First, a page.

One of the iwi at the forefront of co-governance attempts in New Zealand has revealed the challenges involved in the process.
Ngai Tūhoe don’t see co-governance as the final answer. Instead, “it’s the next bus stop in a journey that has to be made”, according to an iwi leader.
In 2014, as part of their Treaty Settlement, the former Te Urewera National Park was returned to Tūhoe to run in partnership with the Department of Conservation.
Tāmati Kruger (Taneatua) is the chairperson of Tūhoe Te Uru Taumatua and was the tribe’s Chief Negotiator for the 2014 Treaty settlement.
He told Q+A's Whena Owen that the co-governance relationship with the Crown has had its challenges.
“The Department of Conservation and Tūhoe, they do come from different places – ideologies, philosophies, culture, language, practice – and so in the seven years we have found the collision points of those, and we’ve tried our very best, both parties, to work those things out.”
He thinks 2022 is a good time to review the arrangement. He’s hoping to meet with Conservation Minister Kiri Allan and her officials this year “and having an honest assessment of how our post-settlement relationship has carried on. And both of us, I think, are willing to work on improving it".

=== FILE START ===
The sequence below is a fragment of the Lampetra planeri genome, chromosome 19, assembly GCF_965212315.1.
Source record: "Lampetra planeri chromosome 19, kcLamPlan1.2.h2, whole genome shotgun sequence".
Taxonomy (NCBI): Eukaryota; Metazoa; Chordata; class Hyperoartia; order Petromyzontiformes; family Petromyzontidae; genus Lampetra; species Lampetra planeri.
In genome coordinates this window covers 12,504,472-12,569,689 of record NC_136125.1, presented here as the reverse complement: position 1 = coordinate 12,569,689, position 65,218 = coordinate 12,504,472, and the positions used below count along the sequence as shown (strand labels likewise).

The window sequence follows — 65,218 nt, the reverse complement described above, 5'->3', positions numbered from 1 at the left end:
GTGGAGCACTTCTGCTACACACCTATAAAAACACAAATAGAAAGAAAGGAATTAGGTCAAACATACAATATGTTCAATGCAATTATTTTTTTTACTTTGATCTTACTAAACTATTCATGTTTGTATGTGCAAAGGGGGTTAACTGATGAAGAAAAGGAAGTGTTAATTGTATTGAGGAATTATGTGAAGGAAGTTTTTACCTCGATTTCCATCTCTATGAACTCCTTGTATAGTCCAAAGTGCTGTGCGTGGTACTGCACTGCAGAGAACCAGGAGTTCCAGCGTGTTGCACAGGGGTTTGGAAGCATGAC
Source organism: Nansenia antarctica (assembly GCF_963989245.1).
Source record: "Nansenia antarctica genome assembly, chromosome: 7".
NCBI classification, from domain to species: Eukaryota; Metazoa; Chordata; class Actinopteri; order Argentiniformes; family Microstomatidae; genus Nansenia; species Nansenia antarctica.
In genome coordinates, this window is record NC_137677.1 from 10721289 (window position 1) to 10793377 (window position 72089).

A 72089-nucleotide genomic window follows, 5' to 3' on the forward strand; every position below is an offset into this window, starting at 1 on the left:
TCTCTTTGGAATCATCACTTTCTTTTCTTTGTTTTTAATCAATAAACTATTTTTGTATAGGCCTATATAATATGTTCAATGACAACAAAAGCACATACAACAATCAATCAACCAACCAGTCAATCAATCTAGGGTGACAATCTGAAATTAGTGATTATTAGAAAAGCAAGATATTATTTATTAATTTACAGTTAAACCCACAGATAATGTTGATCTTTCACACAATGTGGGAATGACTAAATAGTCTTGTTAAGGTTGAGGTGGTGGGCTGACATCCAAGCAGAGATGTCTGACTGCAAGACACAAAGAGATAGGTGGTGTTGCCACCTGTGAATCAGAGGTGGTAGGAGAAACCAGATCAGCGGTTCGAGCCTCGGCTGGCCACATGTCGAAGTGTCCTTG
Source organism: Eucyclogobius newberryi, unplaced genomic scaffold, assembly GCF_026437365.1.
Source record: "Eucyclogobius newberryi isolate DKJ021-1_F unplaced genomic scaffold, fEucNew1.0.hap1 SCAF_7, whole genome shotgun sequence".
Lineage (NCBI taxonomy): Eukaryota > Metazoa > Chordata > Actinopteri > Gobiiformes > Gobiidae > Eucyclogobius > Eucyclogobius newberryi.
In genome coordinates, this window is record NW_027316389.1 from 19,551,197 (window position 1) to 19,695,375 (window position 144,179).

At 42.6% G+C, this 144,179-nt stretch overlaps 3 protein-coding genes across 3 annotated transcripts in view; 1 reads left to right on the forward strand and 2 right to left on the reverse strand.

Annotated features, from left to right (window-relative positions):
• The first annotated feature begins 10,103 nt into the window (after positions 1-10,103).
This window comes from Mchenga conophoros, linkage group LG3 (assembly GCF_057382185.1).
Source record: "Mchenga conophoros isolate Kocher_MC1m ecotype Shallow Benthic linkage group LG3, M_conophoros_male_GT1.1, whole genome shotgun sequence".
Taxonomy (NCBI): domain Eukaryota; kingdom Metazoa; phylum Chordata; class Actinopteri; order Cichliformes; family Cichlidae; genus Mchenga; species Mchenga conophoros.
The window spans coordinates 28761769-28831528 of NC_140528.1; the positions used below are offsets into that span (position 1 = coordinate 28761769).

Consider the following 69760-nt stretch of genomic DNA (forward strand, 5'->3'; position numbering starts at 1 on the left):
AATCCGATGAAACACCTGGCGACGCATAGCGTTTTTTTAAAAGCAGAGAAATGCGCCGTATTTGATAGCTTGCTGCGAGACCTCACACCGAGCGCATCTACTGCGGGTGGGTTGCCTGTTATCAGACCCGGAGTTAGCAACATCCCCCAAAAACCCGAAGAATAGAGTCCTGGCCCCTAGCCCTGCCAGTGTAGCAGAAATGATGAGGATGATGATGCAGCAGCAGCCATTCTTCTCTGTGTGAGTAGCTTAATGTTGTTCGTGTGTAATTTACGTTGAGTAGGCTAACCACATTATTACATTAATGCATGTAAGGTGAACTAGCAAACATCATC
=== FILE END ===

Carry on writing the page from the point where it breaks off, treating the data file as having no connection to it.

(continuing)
The Minister and the Department both declined to speak to Q+A.
Outside of Tūhoe’s rohe, Kruger has been keeping a watchful on conversations about co-governance.
“I am sad that there are people are frightened by that, that see that as some kind of robbery that it will steal something from them. It is not robbery. It is not theft.”
He says co-governance is not the goal.
“Co-governance is not our term. Mana Motuhake is our term. So we are committed to washing away dependency on the Crown, and raising maximum authority for Tuhoe people," he said.
“I don’t see it as the final destination. I don’t see co-governance as the answer. But I think it’s the next bus stop in a journey that has to be made. It’s everyone’s journey. It’s like gravity, you can’t defy it. It’s on its way.”